La Bohème

La Bohème
HANDA Opera on Sydney Harbour. Opera Australia. Fleet Steps, Mrs Macquaries Point. 23 March – 22 April 2018.

Rain clouds that have hovered threateningly over the city all day begin to clear. Late afternoon sunshine begins to filter through. The harbour begins to sparkle. What has been a dull and dreary day turns into a balmy, Sydney, autumn evening. How lucky for the opening night of another Handa Opera on the Harbour!

As the sky darkens above the Bridge and the Opera House, a crescent moon shines through the last wisps of cloud – and the lights go up on a snow-encrusted stage. It is a wintery December night in Paris. La Bohèmeis about to begin.

The wide, floating stage is a chilly street of the Latin Quarter, complete with towering Paris street lamps. Above the stage is an attic garret, the artlier of four struggling artists trying to make a living. A skylight suspended above it is a huge screen framed by icy stalactites. Here, projections of Paris landmarks under falling snow encapsulate the scene.

It is not, however, the Paris that Puccini envisaged in 1896. This is Paris in 1968, besieged by the “May revolution” where student demonstrations, riots and a general strike almost brought the country to a standstill, but also brought about a wealth of protest art and music.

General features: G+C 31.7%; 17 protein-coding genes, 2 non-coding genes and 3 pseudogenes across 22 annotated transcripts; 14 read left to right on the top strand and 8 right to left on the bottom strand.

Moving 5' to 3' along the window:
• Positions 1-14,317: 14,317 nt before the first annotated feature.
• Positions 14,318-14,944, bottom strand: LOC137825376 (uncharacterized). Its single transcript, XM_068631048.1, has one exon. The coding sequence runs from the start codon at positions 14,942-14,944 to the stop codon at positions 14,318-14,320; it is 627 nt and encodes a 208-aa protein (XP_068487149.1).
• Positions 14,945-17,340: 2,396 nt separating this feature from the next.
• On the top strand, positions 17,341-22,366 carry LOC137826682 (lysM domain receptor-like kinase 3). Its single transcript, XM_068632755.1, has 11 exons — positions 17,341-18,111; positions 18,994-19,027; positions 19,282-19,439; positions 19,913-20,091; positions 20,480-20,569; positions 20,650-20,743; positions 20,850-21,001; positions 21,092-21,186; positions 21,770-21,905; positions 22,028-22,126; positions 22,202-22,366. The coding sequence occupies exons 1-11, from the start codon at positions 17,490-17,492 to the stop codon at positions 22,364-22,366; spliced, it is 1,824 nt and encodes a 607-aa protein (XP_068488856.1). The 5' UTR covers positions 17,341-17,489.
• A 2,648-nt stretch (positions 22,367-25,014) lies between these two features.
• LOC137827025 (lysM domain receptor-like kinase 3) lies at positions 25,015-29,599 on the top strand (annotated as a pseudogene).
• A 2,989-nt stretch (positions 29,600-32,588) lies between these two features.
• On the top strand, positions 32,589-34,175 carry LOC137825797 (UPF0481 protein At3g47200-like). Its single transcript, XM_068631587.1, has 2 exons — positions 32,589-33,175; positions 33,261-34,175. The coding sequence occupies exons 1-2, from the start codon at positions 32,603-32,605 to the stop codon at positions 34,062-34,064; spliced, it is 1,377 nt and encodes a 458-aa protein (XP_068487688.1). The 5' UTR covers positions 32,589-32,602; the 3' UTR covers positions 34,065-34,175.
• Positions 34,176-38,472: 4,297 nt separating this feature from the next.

It is, it would seem, a fitting re-imagining of an opera about struggling, fun-loving artists in freezing garrets, new-found love, bitter jealousy and a crippling illness!

La Bohème– is the age-old “boy meets girl” tale of love found, lost and found again, often, as in this case, unfortunately too late.

The struggling artists are Marcello (painter), Rudolfo (writer), Colline (philosopher) and Schaunard (musician). When Schaunard arrives home with money received for playing his violin to a parrot until it died, they decide to go through the busy ‘Quartier Latin’

to the ‘Café Momus’to celebrate.

Rudolfo stays behind and meets Mimi, who has come knocking on the door for a match to light her candle. They fall in love and join the others, where Marcello re-ignites his love for the lovely Musetta.

Passion, jealousy and the need for money constantly divide and re-unite the lovers until, at last, they are together again, remembering their past happiness … as Mimi, alas, dies from consumption.

Take this story to 1968 and designers Dan Potra (set) and Marco Devetak (video) come into their own. ‘Café Momus’ becomes a night club in the thriving, busy twentieth century ‘Quartier Latin’, complete with street entertainers, stilt-walkers and torch throwers. The toy seller, Parpignoi, appears suspended from a crane in a basket decorated with multi-coloured balloons, and spirits one of the children away in a swing that hangs below. Musetta arrives in a ’60s police car that drives along the harbour broad walk. And snow falls from light stands high above and the screen behind the seating stands where maestro Brian Castles-Onion, from a hidden orchestra pit, conducts the singers via video.